Presentation is loading. Please wait.

Presentation is loading. Please wait.

Chapter 6: The Standard Deviation as a Ruler and the Normal Model

Similar presentations

Presentation on theme: "Chapter 6: The Standard Deviation as a Ruler and the Normal Model"— Presentation transcript:

1 Chapter 6: The Standard Deviation as a Ruler and the Normal Model

2 The Standard Deviation as a Ruler
Use standard deviation when comparing unlike measures. Standard deviation is the most common measure of spread. Remember standard deviation is the square root of the variance.

3 Standardizing We standardize to eliminate units.
A standardized value can be found by subtracting the mean from the value and dividing by the standard deviation. Has no units A z-score measures the distance of each data value from the mean in standard deviation. Negative z-score- data value below the mean Positive z-score- data value above the mean

4 Benefits of Standardizing
Standardized values are converted to the standard statistical unit of standard deviations from the mean. (z-score) Values that are measured on different scales or in different units can now be compared.

5 Example Which performance is better?
Bacher ran the 800-m in 129 seconds, which was 8 seconds faster than the mean of 137 seconds. How many standard deviations better than the mean is that? The standard deviation of all the qualifying runners was 5 seconds. So her time was ( )/5= -1.6 or 1.6 better than the mean. Prokhonova’s winning jump was 60m longer than the 6m jump. The standard deviation was 30cm, so the winning jump was (60/30)=2 standard deviations better than the mean. The long jump was better because it was a greater improvement over its mean than the winning 800m time, as measured in standard deviation.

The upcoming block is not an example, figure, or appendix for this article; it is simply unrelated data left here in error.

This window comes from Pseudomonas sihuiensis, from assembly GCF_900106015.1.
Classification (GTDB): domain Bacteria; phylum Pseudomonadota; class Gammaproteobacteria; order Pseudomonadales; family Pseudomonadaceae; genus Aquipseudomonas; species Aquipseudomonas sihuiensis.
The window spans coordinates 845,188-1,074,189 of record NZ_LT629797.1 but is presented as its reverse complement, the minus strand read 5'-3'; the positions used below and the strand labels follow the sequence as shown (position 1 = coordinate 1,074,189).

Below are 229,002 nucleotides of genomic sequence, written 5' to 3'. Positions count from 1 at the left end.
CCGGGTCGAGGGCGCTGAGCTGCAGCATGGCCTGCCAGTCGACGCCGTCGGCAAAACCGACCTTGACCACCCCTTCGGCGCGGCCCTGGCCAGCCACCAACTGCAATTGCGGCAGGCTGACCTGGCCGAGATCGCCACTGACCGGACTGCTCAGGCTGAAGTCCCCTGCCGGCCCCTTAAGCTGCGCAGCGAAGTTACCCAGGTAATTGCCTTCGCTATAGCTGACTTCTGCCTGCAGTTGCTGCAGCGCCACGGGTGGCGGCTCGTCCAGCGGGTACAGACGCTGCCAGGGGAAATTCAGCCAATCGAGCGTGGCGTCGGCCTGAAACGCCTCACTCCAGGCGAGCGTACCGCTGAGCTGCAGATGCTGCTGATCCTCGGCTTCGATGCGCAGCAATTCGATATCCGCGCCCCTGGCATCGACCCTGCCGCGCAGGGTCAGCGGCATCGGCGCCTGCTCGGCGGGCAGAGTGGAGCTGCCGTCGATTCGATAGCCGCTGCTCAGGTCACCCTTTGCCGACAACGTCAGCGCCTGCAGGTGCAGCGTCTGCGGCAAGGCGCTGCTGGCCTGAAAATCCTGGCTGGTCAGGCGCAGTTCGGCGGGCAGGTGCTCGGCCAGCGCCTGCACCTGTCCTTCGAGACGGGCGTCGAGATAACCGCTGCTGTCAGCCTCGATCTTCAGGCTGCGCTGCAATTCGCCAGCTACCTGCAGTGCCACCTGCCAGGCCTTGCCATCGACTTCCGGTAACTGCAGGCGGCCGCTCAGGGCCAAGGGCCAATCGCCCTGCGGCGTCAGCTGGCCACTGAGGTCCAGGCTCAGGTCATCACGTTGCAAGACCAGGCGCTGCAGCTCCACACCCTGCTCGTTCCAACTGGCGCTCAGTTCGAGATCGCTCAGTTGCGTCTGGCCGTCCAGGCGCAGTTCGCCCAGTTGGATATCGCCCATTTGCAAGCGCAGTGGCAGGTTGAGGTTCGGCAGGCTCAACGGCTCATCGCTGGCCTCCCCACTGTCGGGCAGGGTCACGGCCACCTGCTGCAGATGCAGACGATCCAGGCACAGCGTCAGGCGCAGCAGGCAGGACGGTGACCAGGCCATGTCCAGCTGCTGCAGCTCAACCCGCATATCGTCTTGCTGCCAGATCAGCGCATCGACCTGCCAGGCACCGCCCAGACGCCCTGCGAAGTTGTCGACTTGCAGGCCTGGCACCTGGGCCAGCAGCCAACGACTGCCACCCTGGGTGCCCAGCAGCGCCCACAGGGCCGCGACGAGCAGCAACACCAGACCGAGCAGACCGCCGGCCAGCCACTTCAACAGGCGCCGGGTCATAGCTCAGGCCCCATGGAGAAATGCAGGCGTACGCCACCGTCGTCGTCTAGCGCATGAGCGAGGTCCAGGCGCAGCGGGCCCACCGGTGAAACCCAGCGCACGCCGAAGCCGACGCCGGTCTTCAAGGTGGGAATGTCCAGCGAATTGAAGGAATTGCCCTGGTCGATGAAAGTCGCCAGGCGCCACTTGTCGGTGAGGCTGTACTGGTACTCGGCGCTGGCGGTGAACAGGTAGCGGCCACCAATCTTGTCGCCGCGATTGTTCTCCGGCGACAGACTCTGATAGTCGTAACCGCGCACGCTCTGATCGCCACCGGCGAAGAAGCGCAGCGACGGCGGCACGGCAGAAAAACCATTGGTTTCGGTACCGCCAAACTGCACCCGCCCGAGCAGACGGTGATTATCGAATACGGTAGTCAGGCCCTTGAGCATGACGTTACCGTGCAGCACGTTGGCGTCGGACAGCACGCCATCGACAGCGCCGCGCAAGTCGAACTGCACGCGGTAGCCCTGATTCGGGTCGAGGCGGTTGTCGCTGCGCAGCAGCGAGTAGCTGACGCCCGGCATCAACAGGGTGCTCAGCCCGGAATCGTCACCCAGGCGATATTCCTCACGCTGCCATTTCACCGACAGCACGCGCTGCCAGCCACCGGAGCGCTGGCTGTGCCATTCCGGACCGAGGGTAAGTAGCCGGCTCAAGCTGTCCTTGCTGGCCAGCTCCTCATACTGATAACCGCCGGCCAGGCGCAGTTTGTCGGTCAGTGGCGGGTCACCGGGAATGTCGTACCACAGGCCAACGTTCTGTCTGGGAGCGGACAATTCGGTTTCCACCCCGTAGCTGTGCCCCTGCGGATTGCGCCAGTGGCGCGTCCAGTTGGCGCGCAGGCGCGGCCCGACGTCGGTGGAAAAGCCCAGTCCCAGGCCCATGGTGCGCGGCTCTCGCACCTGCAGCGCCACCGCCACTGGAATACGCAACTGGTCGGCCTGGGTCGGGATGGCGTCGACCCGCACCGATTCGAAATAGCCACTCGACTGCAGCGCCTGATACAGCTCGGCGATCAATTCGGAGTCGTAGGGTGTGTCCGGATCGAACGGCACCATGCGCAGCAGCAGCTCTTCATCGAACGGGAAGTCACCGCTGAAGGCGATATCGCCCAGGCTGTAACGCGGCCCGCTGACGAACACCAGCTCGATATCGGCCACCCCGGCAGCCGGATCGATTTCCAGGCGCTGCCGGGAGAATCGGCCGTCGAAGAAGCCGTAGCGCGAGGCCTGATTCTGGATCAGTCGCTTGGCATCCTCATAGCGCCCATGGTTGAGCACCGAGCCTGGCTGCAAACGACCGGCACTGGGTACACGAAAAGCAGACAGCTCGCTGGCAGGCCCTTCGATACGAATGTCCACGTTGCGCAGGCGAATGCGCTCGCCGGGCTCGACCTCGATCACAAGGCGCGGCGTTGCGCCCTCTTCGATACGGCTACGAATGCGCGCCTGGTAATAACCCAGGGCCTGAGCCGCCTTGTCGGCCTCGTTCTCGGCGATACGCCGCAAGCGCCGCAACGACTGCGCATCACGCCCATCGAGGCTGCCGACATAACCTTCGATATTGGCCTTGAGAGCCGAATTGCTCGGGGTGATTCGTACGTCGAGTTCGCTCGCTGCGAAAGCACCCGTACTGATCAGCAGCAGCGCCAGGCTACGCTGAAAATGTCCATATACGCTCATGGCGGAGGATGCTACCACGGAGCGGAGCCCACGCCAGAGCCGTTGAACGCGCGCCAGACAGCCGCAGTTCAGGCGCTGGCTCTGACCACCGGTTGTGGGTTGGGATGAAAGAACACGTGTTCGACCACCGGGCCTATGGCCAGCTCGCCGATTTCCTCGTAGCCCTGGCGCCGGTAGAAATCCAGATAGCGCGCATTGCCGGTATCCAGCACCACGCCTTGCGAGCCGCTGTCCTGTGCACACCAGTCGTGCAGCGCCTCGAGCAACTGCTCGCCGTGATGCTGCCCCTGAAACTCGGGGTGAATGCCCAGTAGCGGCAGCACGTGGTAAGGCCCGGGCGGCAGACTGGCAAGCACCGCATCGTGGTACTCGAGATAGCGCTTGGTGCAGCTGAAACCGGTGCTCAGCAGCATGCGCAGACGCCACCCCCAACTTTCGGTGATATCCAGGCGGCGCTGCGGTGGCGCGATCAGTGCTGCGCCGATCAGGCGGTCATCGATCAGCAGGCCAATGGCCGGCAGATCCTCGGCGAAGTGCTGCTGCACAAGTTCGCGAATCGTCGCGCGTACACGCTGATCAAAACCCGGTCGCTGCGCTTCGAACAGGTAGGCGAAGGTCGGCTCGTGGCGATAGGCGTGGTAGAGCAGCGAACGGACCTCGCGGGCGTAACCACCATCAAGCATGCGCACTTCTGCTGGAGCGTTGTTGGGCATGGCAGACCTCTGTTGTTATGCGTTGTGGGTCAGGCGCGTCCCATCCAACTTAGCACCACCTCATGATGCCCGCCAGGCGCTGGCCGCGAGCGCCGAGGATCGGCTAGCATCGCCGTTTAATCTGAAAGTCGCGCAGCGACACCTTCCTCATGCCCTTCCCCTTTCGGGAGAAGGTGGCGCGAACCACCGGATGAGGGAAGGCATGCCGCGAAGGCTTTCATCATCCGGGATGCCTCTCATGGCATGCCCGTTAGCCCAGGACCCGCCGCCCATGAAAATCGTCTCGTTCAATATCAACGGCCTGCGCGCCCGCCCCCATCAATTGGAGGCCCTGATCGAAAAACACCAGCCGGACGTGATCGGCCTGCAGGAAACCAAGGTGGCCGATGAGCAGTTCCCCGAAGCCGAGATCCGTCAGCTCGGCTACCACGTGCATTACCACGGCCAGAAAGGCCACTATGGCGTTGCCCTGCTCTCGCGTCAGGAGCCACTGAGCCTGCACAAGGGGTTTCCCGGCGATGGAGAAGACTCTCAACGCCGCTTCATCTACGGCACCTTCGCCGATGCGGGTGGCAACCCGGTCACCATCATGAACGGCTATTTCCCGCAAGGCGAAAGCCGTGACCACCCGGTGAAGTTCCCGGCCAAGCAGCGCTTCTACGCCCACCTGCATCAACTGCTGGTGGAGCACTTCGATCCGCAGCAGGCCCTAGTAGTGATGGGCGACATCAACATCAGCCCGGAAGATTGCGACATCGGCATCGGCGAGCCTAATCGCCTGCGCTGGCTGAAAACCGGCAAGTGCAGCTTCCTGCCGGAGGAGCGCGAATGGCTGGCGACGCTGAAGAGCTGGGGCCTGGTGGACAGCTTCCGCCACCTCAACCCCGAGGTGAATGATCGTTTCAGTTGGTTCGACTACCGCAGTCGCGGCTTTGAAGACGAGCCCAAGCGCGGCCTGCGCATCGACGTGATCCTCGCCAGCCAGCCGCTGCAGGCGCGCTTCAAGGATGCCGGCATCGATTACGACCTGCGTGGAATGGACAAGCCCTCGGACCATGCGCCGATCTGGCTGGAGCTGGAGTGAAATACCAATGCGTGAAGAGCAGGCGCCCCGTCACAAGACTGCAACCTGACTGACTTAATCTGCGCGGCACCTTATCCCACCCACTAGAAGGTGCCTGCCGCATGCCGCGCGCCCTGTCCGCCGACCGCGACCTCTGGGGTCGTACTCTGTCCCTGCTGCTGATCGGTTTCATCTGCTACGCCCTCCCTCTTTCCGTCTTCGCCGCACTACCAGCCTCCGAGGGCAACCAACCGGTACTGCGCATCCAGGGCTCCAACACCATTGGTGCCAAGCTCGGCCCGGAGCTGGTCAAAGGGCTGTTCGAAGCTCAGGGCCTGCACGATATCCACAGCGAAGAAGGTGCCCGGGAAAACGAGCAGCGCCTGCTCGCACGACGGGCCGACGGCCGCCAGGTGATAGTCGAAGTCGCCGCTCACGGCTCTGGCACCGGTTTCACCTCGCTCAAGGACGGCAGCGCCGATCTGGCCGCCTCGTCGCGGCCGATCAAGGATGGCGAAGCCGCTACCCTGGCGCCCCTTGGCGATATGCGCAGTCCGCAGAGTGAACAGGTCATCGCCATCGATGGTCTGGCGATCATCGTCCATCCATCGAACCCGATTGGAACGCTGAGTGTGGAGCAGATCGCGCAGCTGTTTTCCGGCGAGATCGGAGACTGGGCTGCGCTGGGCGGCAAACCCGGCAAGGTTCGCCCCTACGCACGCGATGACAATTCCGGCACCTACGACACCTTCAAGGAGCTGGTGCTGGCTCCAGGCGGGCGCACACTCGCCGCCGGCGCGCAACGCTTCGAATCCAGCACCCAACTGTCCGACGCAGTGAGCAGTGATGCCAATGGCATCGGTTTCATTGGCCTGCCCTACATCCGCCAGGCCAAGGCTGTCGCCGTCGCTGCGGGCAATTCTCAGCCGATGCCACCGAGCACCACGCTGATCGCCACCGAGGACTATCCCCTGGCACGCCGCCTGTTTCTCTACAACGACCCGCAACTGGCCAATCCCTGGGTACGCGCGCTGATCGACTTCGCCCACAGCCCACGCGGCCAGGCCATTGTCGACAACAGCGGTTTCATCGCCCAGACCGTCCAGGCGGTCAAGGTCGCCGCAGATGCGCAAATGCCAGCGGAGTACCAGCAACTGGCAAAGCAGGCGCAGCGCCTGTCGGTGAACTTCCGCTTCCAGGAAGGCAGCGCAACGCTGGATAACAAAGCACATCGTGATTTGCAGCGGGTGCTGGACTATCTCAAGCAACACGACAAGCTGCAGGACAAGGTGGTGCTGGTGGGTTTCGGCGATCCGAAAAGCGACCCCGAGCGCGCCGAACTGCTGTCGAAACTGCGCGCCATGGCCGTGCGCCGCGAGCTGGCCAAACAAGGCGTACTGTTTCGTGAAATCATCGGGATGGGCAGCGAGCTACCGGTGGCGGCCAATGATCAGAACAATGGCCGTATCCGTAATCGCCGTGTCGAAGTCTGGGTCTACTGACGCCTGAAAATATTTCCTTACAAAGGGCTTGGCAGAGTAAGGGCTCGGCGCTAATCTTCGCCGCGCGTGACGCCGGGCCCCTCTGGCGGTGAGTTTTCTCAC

6 Shifting Data Adding or subtracting a constant amount to each value just adds or subtracts the same constant to: the mean and median Maximum, minimum, and quartiles The spread does not change because the distribution is simply shifting. The range, IQR, and the standard deviation remains the same. Recap: Adding a constant to every data value adds the same constant to measures of center and percentiles, but leaves measures of spread unchanged.

7 Rescaling Data Rescaling data is multiplying or dividing all values by the same number. Changes the measurement units. Ex. Inches to feet (multiply by 12) When we divide or multiply all the data values by any constant value, both measures of location (mean and median) and measures of spread (range, IQR and standard deviation) are divided or multiplied by that same value.

8 Example Suppose the class took a 40 point quiz. The results show a mean score of 30. median of 32, IQR 8, SD 6, min 12 and Q (suppose YOU got a 35)What happens to each statistic I decide to weight the quiz as 50 points, and will add 50 points to each score you score is now a 45 I decide to weight the score as 80 points and I double each score. Your score is now a 70 I decide to count the quiz as 100 points; I’ll double each score and add 20 points . Your score is now a 90

9 Table Statistic Originalx X+10 2x 2X+20 Mean 30 40 60 80 Median 32 42
64 84 IQR 8 16 SD 6 12 Minimum 22 24 44 Q1 27 37 54 74 Your score 35 45 70 90

10 What happened Measures of center and position are affected by addition and multiplication Measures of spread are only affected by multiplication

11 Back to z-scores Standardizing z-scores is shifting them by the mean and rescaling them by standard deviation. Standardizing: does not change the shape of the distribution of a variable. Changes the center by making the mean 0 changes the spread by making standard deviation 1